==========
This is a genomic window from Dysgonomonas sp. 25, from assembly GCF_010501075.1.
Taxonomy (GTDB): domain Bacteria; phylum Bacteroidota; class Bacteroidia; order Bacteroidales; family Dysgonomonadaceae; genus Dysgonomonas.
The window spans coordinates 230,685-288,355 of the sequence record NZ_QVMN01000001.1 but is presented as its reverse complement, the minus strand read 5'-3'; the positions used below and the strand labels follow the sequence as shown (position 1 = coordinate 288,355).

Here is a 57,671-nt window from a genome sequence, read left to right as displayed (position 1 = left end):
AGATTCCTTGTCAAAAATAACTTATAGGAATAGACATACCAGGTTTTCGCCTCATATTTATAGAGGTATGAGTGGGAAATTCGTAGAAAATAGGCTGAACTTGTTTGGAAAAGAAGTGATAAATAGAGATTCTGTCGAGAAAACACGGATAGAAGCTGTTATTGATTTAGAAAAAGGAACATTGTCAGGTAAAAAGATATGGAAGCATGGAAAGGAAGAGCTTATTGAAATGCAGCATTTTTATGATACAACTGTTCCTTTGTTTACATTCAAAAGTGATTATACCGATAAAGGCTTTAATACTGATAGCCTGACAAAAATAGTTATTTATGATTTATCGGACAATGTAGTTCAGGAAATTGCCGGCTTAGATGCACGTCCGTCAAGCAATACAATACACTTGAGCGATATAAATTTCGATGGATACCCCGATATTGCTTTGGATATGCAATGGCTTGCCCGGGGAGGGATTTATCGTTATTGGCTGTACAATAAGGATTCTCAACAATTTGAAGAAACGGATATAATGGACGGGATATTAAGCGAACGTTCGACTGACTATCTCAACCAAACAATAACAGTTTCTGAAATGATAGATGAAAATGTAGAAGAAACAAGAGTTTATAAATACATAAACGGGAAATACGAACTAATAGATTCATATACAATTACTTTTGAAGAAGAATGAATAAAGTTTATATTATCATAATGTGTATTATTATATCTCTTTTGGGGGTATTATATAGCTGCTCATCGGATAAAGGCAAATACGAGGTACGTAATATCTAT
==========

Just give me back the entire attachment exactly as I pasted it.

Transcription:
This is a genomic window from Dysgonomonas sp. 25, from assembly GCF_010501075.1.
Taxonomy (GTDB): domain Bacteria; phylum Bacteroidota; class Bacteroidia; order Bacteroidales; family Dysgonomonadaceae; genus Dysgonomonas.
The window spans coordinates 230,685-288,355 of the sequence record NZ_QVMN01000001.1 but is presented as its reverse complement, the minus strand read 5'-3'; the positions used below and the strand labels follow the sequence as shown (position 1 = coordinate 288,355).

Here is a 57,671-nt window from a genome sequence, read left to right as displayed (position 1 = left end):
AGATTCCTTGTCAAAAATAACTTATAGGAATAGACATACCAGGTTTTCGCCTCATATTTATAGAGGTATGAGTGGGAAATTCGTAGAAAATAGGCTGAACTTGTTTGGAAAAGAAGTGATAAATAGAGATTCTGTCGAGAAAACACGGATAGAAGCTGTTATTGATTTAGAAAAAGGAACATTGTCAGGTAAAAAGATATGGAAGCATGGAAAGGAAGAGCTTATTGAAATGCAGCATTTTTATGATACAACTGTTCCTTTGTTTACATTCAAAAGTGATTATACCGATAAAGGCTTTAATACTGATAGCCTGACAAAAATAGTTATTTATGATTTATCGGACAATGTAGTTCAGGAAATTGCCGGCTTAGATGCACGTCCGTCAAGCAATACAATACACTTGAGCGATATAAATTTCGATGGATACCCCGATATTGCTTTGGATATGCAATGGCTTGCCCGGGGAGGGATTTATCGTTATTGGCTGTACAATAAGGATTCTCAACAATTTGAAGAAACGGATATAATGGACGGGATATTAAGCGAACGTTCGACTGACTATCTCAACCAAACAATAACAGTTTCTGAAATGATAGATGAAAATGTAGAAGAAACAAGAGTTTATAAATACATAAACGGGAAATACGAACTAATAGATTCATATACAATTACTTTTGAAGAAGAATGAATAAAGTTTATATTATCATAATGTGTATTATTATATCTCTTTTGGGGGTATTATATAGCTGCTCATCGGATAAAGGCAAATACGAGGTACGTAATATCTAT